During 2Q 2016, the size of new single-family homes declined from 2,658 to 2,616 square feet and the median size of single-family homes also fell from 2,465 to 2,392 square feet. In Eye on Housing, National Association of Home Builders Chief Economist Robert Dietz takes a look at data from the Census Quarterly Starts and Completions by Purpose and Design to illustrate this trend.

Dietz explains that the decline may have to do with the addition of more town houses to the mix as builders strive to provide more entry level product. He points out that on a moving annualized basis, however, both median and new single-family size homes still increased, which is consistent with post-recession trends:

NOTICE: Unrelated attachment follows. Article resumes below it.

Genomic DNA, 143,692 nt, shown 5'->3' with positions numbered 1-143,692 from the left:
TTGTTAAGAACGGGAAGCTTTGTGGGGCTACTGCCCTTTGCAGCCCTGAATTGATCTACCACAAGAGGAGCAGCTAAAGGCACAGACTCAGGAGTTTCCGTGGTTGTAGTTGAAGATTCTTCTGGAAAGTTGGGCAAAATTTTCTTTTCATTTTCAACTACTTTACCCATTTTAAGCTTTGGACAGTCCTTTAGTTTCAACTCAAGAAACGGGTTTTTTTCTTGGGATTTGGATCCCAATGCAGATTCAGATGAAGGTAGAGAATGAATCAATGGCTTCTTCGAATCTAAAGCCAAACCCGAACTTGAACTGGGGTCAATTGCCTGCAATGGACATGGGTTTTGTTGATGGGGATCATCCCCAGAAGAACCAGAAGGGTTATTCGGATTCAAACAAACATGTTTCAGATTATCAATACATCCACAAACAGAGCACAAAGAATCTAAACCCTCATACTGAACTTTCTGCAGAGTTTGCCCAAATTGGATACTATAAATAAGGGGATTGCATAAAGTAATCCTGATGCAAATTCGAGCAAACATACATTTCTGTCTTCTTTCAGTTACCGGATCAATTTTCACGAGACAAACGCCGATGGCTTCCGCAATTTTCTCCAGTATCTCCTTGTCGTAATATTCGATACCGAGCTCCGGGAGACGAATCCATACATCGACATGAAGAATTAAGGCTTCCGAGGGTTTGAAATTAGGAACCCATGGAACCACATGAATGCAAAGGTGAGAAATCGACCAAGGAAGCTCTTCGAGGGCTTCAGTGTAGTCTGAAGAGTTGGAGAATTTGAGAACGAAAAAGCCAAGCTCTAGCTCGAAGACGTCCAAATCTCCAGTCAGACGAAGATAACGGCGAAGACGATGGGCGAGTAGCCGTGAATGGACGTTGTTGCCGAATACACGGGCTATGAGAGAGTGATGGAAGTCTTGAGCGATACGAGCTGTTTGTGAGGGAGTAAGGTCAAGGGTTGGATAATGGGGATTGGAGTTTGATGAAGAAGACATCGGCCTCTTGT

The post-recession increase in single-family home size is consistent with the historical pattern coming out of recessions. Typical new-home size falls prior to and during a recession as some home buyers tighten budgets, and then sizes rise as high-end home buyers, who face fewer credit constraints, return to the housing market in relatively greater proportions.

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